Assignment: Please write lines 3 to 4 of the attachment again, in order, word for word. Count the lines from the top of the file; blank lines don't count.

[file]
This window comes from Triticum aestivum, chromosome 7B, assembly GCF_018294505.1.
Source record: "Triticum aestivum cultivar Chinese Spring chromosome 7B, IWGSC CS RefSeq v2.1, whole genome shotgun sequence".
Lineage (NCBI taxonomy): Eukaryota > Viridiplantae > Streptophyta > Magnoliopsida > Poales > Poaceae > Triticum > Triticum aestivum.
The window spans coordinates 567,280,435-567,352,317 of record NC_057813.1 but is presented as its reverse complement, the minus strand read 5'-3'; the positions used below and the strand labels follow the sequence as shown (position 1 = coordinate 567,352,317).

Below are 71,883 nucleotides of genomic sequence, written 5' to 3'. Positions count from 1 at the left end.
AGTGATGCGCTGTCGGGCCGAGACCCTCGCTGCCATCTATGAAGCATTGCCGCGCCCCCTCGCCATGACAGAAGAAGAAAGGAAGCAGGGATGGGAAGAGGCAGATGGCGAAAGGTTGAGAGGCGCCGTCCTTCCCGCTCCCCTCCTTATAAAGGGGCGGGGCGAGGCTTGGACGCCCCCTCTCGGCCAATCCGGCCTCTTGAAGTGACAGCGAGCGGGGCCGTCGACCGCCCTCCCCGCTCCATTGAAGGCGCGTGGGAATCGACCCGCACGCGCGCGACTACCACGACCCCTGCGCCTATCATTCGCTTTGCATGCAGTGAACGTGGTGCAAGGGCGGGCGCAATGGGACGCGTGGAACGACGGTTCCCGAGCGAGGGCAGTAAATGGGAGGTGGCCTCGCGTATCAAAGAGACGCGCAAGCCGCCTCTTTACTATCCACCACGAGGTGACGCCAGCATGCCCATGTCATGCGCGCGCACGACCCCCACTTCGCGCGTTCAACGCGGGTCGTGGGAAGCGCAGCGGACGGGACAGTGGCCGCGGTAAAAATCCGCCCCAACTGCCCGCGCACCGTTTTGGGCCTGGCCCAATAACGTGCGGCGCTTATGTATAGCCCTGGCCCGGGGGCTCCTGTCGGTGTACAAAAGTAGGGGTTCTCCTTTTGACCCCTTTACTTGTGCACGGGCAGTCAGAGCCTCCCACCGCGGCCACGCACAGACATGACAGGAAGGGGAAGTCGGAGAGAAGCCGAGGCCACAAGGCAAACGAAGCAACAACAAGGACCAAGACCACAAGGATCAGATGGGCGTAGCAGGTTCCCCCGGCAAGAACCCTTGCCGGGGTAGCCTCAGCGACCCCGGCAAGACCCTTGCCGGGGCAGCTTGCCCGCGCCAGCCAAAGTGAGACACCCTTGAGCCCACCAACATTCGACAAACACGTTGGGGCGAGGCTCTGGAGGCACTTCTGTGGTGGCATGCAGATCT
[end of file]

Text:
Lineage (NCBI taxonomy): Eukaryota > Viridiplantae > Streptophyta > Magnoliopsida > Poales > Poaceae > Triticum > Triticum aestivum.
The window spans coordinates 567,280,435-567,352,317 of record NC_057813.1 but is presented as its reverse complement, the minus strand read 5'-3'; the positions used below and the strand labels follow the sequence as shown (position 1 = coordinate 567,352,317).